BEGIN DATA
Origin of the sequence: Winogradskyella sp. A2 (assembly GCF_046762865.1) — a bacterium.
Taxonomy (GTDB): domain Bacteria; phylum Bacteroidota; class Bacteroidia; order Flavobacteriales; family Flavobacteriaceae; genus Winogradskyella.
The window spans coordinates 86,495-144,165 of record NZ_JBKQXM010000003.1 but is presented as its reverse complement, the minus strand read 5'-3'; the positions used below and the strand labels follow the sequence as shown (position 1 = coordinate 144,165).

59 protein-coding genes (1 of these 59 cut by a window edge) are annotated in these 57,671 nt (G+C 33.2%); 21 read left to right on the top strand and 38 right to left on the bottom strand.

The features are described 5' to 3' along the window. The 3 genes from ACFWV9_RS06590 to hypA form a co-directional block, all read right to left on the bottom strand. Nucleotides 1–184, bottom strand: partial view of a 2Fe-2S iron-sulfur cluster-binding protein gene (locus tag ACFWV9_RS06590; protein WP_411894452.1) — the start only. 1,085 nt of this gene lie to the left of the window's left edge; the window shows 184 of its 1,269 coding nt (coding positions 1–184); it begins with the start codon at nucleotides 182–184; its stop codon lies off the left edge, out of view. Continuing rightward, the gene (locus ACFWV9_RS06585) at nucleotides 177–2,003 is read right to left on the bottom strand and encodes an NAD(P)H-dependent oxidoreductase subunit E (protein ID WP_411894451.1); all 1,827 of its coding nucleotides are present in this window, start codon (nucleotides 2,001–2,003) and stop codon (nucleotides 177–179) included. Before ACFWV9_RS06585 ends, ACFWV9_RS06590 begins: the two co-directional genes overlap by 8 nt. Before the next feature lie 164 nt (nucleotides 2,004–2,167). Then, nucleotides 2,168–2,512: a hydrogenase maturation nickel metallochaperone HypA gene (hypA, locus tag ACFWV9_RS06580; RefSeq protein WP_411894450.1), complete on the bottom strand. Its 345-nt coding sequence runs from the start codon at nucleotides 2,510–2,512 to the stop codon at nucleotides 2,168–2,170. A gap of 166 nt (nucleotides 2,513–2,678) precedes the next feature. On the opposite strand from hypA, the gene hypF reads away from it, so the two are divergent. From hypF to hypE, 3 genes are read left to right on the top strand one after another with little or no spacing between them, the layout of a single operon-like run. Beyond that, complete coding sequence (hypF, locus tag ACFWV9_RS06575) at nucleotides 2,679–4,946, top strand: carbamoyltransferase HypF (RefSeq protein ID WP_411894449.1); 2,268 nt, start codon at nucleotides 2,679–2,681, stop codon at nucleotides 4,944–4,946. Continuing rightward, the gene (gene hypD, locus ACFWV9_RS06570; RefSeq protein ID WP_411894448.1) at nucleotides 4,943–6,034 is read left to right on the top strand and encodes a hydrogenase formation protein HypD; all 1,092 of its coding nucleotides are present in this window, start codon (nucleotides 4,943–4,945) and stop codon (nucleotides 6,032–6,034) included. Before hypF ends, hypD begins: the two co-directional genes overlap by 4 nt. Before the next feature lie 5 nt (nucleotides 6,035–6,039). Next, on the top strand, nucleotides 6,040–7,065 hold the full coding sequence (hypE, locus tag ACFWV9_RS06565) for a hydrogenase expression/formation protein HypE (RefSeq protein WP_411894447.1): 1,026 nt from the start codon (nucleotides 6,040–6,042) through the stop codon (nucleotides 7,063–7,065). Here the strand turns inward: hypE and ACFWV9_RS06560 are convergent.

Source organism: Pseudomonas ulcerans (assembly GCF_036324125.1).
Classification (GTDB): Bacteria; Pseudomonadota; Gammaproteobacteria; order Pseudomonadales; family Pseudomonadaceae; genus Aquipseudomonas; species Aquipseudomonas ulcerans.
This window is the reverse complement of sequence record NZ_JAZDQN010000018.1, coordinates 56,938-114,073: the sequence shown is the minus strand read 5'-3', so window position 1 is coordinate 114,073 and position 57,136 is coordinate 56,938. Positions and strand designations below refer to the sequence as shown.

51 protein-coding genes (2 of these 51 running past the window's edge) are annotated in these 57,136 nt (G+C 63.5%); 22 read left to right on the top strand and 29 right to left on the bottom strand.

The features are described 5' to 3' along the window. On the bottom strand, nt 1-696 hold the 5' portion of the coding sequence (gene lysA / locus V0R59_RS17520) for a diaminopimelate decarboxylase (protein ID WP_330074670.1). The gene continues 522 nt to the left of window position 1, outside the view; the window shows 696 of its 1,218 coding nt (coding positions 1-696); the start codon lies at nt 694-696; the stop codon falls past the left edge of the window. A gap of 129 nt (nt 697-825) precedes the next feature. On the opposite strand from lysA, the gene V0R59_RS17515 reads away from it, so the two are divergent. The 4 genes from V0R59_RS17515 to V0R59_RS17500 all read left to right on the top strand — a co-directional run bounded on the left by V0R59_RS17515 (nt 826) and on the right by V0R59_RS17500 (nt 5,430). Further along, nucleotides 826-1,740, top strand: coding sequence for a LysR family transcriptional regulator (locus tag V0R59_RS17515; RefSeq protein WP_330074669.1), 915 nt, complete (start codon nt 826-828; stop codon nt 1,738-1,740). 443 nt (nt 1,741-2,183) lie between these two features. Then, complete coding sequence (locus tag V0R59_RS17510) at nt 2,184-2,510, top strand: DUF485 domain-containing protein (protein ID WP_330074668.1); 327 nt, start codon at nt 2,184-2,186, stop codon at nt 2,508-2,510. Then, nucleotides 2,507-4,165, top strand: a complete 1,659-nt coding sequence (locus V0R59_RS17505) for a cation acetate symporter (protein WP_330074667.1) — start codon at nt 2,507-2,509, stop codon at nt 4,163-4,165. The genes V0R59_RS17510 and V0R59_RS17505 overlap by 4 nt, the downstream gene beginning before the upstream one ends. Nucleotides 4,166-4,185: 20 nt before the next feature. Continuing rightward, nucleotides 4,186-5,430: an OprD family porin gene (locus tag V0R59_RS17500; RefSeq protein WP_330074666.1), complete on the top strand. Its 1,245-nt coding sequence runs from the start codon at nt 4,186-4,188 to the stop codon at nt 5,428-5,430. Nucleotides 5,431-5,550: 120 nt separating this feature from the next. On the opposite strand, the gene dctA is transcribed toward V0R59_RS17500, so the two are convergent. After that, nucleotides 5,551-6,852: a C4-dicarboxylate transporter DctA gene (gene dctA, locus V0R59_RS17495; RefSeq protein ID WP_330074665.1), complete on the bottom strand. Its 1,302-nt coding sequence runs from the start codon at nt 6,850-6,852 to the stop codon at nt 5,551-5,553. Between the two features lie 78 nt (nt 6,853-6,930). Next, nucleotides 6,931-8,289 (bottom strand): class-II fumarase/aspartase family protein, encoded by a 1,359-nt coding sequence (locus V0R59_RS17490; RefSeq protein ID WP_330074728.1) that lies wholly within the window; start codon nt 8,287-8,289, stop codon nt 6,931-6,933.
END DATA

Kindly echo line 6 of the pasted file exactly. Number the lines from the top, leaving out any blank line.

Source organism: Pseudomonas ulcerans (assembly GCF_036324125.1).